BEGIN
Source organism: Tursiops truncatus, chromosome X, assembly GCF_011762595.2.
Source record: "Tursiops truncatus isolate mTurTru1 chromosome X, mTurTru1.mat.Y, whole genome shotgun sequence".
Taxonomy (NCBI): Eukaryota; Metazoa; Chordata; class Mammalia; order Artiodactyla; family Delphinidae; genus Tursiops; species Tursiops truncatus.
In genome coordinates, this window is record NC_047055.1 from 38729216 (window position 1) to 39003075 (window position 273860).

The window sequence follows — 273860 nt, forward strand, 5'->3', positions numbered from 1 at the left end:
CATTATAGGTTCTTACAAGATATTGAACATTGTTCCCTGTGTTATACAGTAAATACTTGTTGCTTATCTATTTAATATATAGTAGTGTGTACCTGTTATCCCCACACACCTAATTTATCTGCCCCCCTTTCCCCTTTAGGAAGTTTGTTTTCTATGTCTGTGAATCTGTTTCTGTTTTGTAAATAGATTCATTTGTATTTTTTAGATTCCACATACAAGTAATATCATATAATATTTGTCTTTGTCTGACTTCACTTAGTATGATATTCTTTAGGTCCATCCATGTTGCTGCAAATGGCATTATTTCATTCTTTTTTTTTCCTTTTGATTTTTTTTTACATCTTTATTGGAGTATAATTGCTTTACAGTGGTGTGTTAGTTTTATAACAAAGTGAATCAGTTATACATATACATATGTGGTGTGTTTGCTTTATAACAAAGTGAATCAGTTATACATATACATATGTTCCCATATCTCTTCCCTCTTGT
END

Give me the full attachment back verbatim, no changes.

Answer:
Source organism: Tursiops truncatus, chromosome X, assembly GCF_011762595.2.
Source record: "Tursiops truncatus isolate mTurTru1 chromosome X, mTurTru1.mat.Y, whole genome shotgun sequence".
Taxonomy (NCBI): Eukaryota; Metazoa; Chordata; class Mammalia; order Artiodactyla; family Delphinidae; genus Tursiops; species Tursiops truncatus.
In genome coordinates, this window is record NC_047055.1 from 38729216 (window position 1) to 39003075 (window position 273860).

The window sequence follows — 273860 nt, forward strand, 5'->3', positions numbered from 1 at the left end:
CATTATAGGTTCTTACAAGATATTGAACATTGTTCCCTGTGTTATACAGTAAATACTTGTTGCTTATCTATTTAATATATAGTAGTGTGTACCTGTTATCCCCACACACCTAATTTATCTGCCCCCCTTTCCCCTTTAGGAAGTTTGTTTTCTATGTCTGTGAATCTGTTTCTGTTTTGTAAATAGATTCATTTGTATTTTTTAGATTCCACATACAAGTAATATCATATAATATTTGTCTTTGTCTGACTTCACTTAGTATGATATTCTTTAGGTCCATCCATGTTGCTGCAAATGGCATTATTTCATTCTTTTTTTTTCCTTTTGATTTTTTTTTACATCTTTATTGGAGTATAATTGCTTTACAGTGGTGTGTTAGTTTTATAACAAAGTGAATCAGTTATACATATACATATGTGGTGTGTTTGCTTTATAACAAAGTGAATCAGTTATACATATACATATGTTCCCATATCTCTTCCCTCTTGT